House Republicans have introduced the federal Parents Bill of Rights, or HR 5, aimed at empowering parents and promoting the well-being of children in schools. However, critics like Rep. Maxwell Frost (D-FL) argued the bill would increase “hate and discrimination” in educational settings. Nonetheless, the House Republican majority believes that giving parents the right to have a voice in their children’s education will benefit students and their families.
HR 5, led by Rep. Julia Letlow (R-LA), requires local education agencies to allow parents to review the curriculum, library materials, and school budgets. Additionally, parents are to be informed of violent activity and if their child is not reading at grade level by the end of third grade. The legislation also prohibits school systems from socially transitioning students without parental consent.
26-year-old Dem. Rep. Maxwell Frost says that a Parents' Bill of Rights would result in "hate, bigotry, and yes, sometimes death of our students." pic.twitter.com/pBQ1h9GvPh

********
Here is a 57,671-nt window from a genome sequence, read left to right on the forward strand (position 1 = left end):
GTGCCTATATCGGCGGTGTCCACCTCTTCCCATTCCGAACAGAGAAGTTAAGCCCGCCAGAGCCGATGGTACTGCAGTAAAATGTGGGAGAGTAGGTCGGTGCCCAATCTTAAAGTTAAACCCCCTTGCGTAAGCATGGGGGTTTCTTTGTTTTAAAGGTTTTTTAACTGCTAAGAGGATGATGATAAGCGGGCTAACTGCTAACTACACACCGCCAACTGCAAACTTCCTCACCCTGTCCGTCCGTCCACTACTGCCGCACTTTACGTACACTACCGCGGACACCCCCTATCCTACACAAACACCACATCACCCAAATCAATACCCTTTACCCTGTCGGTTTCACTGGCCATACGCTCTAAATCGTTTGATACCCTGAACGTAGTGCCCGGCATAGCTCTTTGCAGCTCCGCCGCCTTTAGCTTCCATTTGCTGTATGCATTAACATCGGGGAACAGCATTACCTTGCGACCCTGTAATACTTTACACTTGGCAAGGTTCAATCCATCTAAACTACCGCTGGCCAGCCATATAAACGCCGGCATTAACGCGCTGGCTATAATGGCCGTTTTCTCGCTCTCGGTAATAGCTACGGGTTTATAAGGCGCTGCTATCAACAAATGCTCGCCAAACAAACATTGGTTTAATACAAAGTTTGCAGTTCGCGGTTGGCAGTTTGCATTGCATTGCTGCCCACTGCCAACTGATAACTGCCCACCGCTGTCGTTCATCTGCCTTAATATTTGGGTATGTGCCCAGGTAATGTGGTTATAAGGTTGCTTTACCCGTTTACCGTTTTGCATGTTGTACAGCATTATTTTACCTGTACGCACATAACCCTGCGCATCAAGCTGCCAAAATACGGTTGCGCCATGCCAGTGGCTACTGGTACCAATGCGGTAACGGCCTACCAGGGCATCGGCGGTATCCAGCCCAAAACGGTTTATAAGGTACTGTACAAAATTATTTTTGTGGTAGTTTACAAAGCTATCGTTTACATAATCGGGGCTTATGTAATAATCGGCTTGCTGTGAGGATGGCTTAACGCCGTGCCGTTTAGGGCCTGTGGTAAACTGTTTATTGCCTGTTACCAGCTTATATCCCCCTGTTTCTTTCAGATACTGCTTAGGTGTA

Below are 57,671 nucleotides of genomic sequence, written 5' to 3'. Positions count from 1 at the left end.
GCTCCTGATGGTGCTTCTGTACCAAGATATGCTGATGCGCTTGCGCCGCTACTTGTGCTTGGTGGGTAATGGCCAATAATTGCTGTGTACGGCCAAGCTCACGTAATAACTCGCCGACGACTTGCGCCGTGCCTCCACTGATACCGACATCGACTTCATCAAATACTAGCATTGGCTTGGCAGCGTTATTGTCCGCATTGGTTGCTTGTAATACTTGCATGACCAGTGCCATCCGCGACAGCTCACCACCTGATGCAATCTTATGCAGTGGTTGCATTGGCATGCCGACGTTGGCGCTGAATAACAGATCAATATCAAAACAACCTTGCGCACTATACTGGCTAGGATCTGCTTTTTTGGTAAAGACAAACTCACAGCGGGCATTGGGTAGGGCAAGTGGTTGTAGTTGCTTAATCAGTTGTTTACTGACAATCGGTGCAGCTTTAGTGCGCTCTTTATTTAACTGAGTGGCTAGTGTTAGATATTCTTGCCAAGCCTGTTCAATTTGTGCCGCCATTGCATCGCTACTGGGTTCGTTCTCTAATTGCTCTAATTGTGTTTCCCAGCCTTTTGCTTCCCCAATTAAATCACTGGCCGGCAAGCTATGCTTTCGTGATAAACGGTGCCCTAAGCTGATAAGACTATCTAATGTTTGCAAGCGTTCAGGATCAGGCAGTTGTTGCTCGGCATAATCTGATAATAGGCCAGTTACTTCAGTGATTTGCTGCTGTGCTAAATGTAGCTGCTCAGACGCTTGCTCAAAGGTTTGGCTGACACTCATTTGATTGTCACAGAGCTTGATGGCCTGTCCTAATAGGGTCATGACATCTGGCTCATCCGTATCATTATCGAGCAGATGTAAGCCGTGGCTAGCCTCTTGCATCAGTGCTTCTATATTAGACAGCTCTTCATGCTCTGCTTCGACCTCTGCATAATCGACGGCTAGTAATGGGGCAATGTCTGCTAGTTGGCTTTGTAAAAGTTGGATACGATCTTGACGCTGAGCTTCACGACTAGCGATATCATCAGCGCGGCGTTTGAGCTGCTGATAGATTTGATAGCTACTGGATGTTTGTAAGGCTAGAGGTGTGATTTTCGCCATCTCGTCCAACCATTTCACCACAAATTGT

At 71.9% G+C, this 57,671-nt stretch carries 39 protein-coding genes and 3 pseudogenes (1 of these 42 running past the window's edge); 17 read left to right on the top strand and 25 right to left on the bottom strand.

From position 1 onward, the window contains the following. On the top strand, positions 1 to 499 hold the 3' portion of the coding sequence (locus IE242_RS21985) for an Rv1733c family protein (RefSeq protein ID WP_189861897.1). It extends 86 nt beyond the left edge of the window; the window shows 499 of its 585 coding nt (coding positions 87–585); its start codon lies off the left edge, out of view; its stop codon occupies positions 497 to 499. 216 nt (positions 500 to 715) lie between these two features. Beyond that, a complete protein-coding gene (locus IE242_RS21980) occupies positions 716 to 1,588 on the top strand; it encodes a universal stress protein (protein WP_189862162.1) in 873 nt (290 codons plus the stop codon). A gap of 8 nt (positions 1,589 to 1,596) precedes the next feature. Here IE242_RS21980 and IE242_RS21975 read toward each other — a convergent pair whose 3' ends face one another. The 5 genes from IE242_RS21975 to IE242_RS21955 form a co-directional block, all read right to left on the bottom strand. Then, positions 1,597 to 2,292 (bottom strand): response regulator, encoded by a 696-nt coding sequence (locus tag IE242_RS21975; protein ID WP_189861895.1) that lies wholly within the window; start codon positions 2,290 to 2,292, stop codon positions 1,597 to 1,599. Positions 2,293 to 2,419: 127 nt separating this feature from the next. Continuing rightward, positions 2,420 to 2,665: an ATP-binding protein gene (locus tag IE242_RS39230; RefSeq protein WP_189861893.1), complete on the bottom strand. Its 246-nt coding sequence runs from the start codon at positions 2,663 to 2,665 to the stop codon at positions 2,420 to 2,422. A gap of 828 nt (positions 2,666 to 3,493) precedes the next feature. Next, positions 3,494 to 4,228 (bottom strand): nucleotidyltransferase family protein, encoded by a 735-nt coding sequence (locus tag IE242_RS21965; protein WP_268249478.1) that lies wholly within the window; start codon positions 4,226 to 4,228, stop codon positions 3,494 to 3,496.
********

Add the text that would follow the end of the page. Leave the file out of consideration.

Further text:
— Townhall.com (@townhallcom) March 23, 2023
The Parents Bill of Rights contains five pillars to ensure parents can participate in their children’s education: the right to know what’s being taught, the right to be heard, the right to see school budgets and spending, the right to protect their child’s privacy, and the right to be updated on any violent activity at school.
Parents have raised concerns about explicit content in school books in recent years, leading to efforts to remove such materials. In addition, the debate over critical race theory has also made school curricula a hot-button political issue.
However, Frost claims that HR 5 is merely a vehicle for political nonsense and not about policy or freedom. He says it is a response to a problem that doesn’t exist. Frost claimed on the House floor that the legislation would bring “hate, bigotry, and even death” to American students.
Nevertheless, Speaker Kevin McCarthy (R-CA) and GOP lawmakers continue to stress that empowering parents and promoting children’s well-being must be the new Congress’s top priority. During the unveiling of the legislation, Speaker McCarthy and other representatives met with concerned parents to hear their stories and detail how the legislation would impact American education.
Parents have shared their experiences with their representatives, including Neeley McAllister, who said “parents in Fairfax County and in school districts across the country had a front-row seat to what their kids were learning in school. And in most cases, we were dismayed and appalled at the adult subject matter that was not only on the bookshelves of taxpayer-funded libraries but also being forced upon them in the classroom.”